The headline says it all.
California lawmakers need to pass Assembly Bill 988!
On Saturday, July 16 the new 988 number launched nationwide, connecting callers with the National Suicide Prevention Lifeline. Folks in crisis now don’t need to look up a 1-800 number in order to get life-saving help over the phone. It’s a major step forward, but it’s just the first step!
988 has the potential to transform crisis response in California, ensuring that folks in crisis have someone to talk to, someone to respond, and somewhere to go. But to do that, 988 needs sustained funding (beyond the initial investments to launch the number) and a planning process that doesn’t leave anyone behind.
“988 is not merely a new number for an old suicide hotline, but is instead — or will be if handled properly — the kind of response system that mental health professionals, activists and even police say they want.”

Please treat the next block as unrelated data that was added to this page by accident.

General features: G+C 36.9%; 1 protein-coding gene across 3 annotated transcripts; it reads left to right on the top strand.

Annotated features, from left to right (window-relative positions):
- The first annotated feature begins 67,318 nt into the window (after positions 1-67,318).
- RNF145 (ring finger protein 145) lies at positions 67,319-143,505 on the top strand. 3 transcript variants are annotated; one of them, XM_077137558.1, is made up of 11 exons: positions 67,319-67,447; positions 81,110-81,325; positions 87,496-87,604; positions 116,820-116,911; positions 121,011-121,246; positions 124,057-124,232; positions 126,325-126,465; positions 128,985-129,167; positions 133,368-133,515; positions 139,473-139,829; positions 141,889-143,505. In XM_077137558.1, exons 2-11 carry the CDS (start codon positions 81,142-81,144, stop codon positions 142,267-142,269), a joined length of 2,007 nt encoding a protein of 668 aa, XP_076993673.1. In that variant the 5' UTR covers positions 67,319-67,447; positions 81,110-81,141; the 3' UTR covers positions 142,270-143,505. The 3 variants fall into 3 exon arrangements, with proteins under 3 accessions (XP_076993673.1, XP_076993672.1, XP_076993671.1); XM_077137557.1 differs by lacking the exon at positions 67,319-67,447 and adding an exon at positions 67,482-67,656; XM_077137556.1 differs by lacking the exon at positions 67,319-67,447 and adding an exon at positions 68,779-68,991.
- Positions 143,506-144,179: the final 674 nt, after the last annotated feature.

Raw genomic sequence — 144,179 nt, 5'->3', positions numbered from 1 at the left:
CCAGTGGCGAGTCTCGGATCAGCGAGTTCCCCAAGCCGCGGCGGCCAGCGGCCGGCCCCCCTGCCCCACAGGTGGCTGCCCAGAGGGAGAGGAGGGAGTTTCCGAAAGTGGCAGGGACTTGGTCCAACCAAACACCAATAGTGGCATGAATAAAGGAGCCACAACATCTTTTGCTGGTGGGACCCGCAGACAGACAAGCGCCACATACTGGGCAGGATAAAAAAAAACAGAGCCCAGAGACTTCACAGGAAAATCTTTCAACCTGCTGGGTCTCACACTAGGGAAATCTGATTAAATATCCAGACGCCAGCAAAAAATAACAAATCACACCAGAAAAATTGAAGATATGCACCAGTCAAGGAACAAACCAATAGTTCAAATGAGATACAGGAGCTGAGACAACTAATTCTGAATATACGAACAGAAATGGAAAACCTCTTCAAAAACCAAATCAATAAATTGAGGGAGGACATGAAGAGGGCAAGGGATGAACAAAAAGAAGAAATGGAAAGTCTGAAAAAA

– LA Times Editorial Board
Our sponsored bill, AB 988 The Miles Hall and Suicide Prevention Act, recently passed the Assembly Governmental Organization and Health Committees with unanimous bipartisan support and will soon be heard in the Appropriations Committee.
The Steinberg Institute is proud to stand strong in support of AB 988, along with author Rebecca Bauer-Kahan (D-Orinda) and our partners at The Kennedy Forum, NAMI California, NAMI Contra Costa, Mental Health America of California, The Miles Hall Foundation, Contra Costa County and Los Angeles County.
We’re thrilled that the Los Angeles Times recognizes the importance of this moment. Let’s seize this opportunity for California to once again lead the way.
Read the LA Times editorial here.